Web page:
Post by MarkBour » Sat Jan 07, 2023 7:52 am

I'm trying to think of a humorous phrasing for the abbreviation IAU which matches the notion of "evil industrial bulldozers of the romantic and historical terms of astronomy". Let's see. The IAU: The Insensitive Astronomical Undoers. Probably someone has done this better.
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Re: APOD: Kemble’s Cascade of Stars (2023 Jan 03)

Post by bystander » Sat Jan 07, 2023 5:50 pm

MarkBour wrote: Sat Jan 07, 2023 7:52 am I'm trying to think of a humorous phrasing for the abbreviation IAU which matches the notion of "evil industrial bulldozers of the romantic and historical terms of astronomy". Let's see. The IAU: The Insensitive Astronomical Undoers. Probably someone has done this better.
I'm not at all sure what this has to do with this image, nor why you feel it necessary to malign the IAU. Perhaps you don't think there is a need for standardization. If this was meant as a joke, I don't understand it.
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Re: APOD: Kemble’s Cascade of Stars (2023 Jan 03)

Post by Chris Peterson » Sat Jan 07, 2023 6:08 pm

bystander wrote: Sat Jan 07, 2023 5:50 pm
MarkBour wrote: Sat Jan 07, 2023 7:52 am I'm trying to think of a humorous phrasing for the abbreviation IAU which matches the notion of "evil industrial bulldozers of the romantic and historical terms of astronomy". Let's see. The IAU: The Insensitive Astronomical Undoers. Probably someone has done this better.
I'm not at all sure what this has to do with this image, nor why you feel it necessary to malign the IAU. Perhaps you don't think there is a need for standardization. If this was meant as a joke, I don't understand it.
I wasn't sure how to take it, either. The old names are rightfully kept. But all manner of new names, for small bodies, for craters, for geological structures, are drawn from a wide range of cultures. The IAU is very inclusive in that respect.
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Re: APOD: Kemble’s Cascade of Stars (2023 Jan 03)

Post by MarkBour » Sun Jan 08, 2023 12:30 am

Chris and bystander, please accept my apology. It was meant as a joke. Or, more accurately, a sarcastic jab, which may be undeserved.

The following notes attempt to explain my remark.
- - - - - - - - - -
If the IAU intends that part of their mission is not just to improve communication among astronomers, but also to influence the rest of society, then sometimes they will become associated with unwelcome intrusions on established language. Whether this is just a public relations issue, or whether they are potentially misguided at times in such efforts, I am not qualified to say. (Of course I hold opinions on thousands of topics on which I am not qualified to say!)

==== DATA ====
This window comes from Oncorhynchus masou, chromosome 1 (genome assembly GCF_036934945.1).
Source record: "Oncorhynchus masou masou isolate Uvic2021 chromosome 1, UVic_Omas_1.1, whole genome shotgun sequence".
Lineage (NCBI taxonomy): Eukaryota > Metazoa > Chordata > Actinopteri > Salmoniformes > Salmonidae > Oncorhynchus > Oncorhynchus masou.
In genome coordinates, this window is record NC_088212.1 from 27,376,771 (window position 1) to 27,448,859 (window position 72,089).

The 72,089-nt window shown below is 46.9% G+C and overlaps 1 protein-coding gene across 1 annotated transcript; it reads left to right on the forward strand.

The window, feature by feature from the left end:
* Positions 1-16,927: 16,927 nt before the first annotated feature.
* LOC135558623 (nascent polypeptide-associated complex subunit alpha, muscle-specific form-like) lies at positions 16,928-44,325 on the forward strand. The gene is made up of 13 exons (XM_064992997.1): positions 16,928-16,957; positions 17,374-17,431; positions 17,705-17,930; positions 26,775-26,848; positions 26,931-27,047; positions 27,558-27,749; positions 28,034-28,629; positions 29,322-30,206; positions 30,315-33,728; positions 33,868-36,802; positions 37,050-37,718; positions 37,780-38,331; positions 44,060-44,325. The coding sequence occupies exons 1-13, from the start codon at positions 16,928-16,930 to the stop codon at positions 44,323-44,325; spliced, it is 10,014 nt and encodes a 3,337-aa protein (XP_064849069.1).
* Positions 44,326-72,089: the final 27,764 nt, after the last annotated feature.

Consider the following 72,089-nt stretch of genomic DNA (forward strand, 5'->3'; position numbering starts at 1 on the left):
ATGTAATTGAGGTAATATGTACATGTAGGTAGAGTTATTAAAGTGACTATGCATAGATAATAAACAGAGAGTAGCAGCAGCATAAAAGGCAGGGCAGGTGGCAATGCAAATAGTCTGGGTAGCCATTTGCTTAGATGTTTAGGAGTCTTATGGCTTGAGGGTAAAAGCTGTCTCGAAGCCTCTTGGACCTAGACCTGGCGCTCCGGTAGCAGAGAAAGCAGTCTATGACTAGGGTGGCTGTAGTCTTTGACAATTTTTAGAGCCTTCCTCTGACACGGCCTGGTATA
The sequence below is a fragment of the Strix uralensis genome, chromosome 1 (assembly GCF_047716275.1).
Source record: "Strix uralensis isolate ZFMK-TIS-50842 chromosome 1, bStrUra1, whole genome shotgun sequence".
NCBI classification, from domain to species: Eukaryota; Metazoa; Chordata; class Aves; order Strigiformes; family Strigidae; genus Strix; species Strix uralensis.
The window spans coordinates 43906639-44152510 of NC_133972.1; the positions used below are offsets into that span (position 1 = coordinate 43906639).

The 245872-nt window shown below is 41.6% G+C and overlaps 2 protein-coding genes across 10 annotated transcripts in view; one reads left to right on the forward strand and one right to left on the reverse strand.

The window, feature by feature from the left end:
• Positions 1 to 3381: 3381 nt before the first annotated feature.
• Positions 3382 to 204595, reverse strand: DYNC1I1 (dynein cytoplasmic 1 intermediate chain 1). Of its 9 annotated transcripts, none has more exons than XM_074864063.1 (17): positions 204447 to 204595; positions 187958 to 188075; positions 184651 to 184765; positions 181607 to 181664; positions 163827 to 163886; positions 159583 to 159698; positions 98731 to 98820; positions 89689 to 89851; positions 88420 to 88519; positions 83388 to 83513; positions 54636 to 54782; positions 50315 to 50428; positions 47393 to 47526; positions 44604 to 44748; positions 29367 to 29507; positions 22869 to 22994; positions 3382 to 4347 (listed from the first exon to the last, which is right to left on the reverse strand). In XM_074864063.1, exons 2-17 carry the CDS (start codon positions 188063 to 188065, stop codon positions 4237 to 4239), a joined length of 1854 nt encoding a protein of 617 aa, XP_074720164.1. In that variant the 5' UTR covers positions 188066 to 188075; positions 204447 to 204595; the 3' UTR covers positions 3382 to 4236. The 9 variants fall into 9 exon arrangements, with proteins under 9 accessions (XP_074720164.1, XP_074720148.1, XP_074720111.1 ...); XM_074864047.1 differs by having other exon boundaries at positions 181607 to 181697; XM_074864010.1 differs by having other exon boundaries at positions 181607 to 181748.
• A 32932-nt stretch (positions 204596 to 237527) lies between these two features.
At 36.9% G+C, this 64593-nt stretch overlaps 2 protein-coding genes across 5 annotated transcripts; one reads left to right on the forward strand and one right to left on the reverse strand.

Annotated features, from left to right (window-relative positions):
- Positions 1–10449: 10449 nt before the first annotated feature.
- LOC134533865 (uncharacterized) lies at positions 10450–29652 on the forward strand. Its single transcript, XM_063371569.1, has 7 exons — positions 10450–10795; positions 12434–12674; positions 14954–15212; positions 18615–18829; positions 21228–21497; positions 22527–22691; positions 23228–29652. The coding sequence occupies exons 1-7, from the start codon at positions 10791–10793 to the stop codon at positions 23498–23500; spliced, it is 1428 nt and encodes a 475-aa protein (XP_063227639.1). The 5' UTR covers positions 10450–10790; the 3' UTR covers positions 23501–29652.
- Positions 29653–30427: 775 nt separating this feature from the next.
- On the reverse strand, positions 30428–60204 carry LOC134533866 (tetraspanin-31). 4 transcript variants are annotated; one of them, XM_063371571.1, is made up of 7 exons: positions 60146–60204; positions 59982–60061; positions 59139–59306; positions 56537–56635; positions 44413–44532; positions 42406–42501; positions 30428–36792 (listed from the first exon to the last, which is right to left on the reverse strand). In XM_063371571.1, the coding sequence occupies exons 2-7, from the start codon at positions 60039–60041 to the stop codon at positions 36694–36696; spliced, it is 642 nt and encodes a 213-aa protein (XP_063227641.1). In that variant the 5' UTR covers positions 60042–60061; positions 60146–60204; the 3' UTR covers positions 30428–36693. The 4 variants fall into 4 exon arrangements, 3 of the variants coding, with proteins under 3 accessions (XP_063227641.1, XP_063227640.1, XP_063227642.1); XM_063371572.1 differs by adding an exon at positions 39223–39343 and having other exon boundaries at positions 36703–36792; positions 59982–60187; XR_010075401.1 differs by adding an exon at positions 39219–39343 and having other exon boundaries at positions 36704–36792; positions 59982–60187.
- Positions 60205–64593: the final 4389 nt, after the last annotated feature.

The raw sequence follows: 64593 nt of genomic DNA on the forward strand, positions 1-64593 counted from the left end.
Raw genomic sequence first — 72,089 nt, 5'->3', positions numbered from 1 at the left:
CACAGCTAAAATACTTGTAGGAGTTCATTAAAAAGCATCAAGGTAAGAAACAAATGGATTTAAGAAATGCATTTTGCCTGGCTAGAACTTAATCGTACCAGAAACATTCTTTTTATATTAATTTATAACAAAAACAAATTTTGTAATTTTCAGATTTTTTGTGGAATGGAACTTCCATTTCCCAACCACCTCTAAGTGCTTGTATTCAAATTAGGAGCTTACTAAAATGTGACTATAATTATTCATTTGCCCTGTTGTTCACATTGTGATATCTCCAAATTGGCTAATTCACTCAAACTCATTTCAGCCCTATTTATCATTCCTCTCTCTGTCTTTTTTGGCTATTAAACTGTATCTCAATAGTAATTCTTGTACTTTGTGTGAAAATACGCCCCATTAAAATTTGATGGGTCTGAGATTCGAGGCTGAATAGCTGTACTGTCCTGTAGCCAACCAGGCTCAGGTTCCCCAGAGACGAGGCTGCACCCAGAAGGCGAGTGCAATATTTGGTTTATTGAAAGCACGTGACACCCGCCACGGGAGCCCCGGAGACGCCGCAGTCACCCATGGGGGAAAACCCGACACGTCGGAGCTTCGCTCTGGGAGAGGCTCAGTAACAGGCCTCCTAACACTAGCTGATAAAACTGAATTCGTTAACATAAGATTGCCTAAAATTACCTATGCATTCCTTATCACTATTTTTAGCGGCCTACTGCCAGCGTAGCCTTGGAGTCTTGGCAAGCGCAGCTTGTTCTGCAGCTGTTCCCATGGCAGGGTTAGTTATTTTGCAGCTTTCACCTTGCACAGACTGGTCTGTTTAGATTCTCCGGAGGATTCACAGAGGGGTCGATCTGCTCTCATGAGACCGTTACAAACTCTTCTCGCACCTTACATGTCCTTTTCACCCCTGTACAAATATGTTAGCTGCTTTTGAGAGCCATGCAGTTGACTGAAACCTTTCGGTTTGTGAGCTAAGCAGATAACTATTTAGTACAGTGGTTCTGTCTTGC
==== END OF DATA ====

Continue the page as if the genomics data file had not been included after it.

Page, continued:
I find looking at language and study of the ancients a very pleasant journey. So, when it comes to "planetes asteres" (πλάνητες ἀστέρες) or "cōnstellātiō", I may be obnoxious. I enjoy imagining how these words connect ancient and modern people, common folk like myself, who look up into the night sky in wonder. I like to think about this across ages of time and vast distances on our world and incredibly larger expanses of spacetime out in other systems around other stars. It's a bunch of romantic notions in my mind, I guess.

I would like a couple of solid words that can be used by average parents to share the awe of the night sky with their children. If the IAU hopes to redefine "constellation" to stand for "a region of the sky, bordered by arcs of right ascension and declination", or "planet" to involve clearing of regions and hydrodynamic equilibrium, then these efforts come into conflict with my romantic notions.

So, I find some results of the IAU annoying. And they would probably find me annoying. I realize that annoying is not always bad.
(Using the word in a mild sense -- annoying := "troublesome, vexation, causing irritation, late 14c.")
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Re: APOD: Kemble’s Cascade of Stars (2023 Jan 03)

Post by Chris Peterson » Sun Jan 08, 2023 3:04 am

MarkBour wrote: Sun Jan 08, 2023 12:30 am If the IAU hopes to redefine "constellation" to stand for "a region of the sky, bordered by arcs of right ascension and declination", or "planet" to involve clearing of regions and hydrodynamic equilibrium, then these efforts come into conflict with my romantic notions.
Well, they defined "constellation" that way about a century ago. And it does make sense... before then, there was no clear way to identify where many astronomical objects were in the sky. Tiling the sky makes good sense, and the existing constellations made for a good naming system. That did not limit "constellation" to not still have its classical meaning, however. There is nothing inaccurate about referring to the asterism of Orion as the constellation of Orion.
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Re: APOD: Kemble’s Cascade of Stars (2023 Jan 03)

Post by MarkBour » Sun Jan 08, 2023 9:46 am

Chris Peterson wrote: Sun Jan 08, 2023 3:04 am